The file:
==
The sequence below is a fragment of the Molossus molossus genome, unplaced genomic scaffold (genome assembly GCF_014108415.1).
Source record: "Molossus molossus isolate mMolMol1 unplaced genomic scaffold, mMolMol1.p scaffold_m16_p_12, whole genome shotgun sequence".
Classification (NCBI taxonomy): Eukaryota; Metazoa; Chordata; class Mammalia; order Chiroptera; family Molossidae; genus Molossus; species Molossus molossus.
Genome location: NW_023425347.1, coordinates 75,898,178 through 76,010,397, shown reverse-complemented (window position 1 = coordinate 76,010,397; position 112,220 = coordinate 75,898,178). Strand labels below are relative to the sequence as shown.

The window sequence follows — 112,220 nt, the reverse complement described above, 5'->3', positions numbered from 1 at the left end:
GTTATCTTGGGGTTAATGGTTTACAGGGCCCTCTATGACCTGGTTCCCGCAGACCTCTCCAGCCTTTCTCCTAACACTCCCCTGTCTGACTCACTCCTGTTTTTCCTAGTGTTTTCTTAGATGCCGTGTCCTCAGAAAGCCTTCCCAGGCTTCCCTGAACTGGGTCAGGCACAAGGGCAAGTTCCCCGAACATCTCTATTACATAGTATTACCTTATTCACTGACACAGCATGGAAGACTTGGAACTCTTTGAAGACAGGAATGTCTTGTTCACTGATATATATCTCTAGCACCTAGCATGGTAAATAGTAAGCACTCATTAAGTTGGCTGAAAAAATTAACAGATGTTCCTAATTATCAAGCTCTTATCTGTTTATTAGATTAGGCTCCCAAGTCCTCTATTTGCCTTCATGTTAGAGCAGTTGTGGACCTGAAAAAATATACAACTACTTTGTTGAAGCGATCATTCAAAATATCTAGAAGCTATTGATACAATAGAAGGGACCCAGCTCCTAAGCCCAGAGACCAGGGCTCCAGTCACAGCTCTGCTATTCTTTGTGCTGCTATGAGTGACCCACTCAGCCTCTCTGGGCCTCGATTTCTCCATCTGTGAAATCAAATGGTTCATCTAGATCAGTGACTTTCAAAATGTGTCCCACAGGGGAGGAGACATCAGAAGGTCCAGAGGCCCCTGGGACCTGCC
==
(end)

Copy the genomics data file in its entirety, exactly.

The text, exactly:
The sequence below is a fragment of the Molossus molossus genome, unplaced genomic scaffold (genome assembly GCF_014108415.1).
Source record: "Molossus molossus isolate mMolMol1 unplaced genomic scaffold, mMolMol1.p scaffold_m16_p_12, whole genome shotgun sequence".
Classification (NCBI taxonomy): Eukaryota; Metazoa; Chordata; class Mammalia; order Chiroptera; family Molossidae; genus Molossus; species Molossus molossus.
Genome location: NW_023425347.1, coordinates 75,898,178 through 76,010,397, shown reverse-complemented (window position 1 = coordinate 76,010,397; position 112,220 = coordinate 75,898,178). Strand labels below are relative to the sequence as shown.

The window sequence follows — 112,220 nt, the reverse complement described above, 5'->3', positions numbered from 1 at the left end:
GTTATCTTGGGGTTAATGGTTTACAGGGCCCTCTATGACCTGGTTCCCGCAGACCTCTCCAGCCTTTCTCCTAACACTCCCCTGTCTGACTCACTCCTGTTTTTCCTAGTGTTTTCTTAGATGCCGTGTCCTCAGAAAGCCTTCCCAGGCTTCCCTGAACTGGGTCAGGCACAAGGGCAAGTTCCCCGAACATCTCTATTACATAGTATTACCTTATTCACTGACACAGCATGGAAGACTTGGAACTCTTTGAAGACAGGAATGTCTTGTTCACTGATATATATCTCTAGCACCTAGCATGGTAAATAGTAAGCACTCATTAAGTTGGCTGAAAAAATTAACAGATGTTCCTAATTATCAAGCTCTTATCTGTTTATTAGATTAGGCTCCCAAGTCCTCTATTTGCCTTCATGTTAGAGCAGTTGTGGACCTGAAAAAATATACAACTACTTTGTTGAAGCGATCATTCAAAATATCTAGAAGCTATTGATACAATAGAAGGGACCCAGCTCCTAAGCCCAGAGACCAGGGCTCCAGTCACAGCTCTGCTATTCTTTGTGCTGCTATGAGTGACCCACTCAGCCTCTCTGGGCCTCGATTTCTCCATCTGTGAAATCAAATGGTTCATCTAGATCAGTGACTTTCAAAATGTGTCCCACAGGGGAGGAGACATCAGAAGGTCCAGAGGCCCCTGGGACCTGCC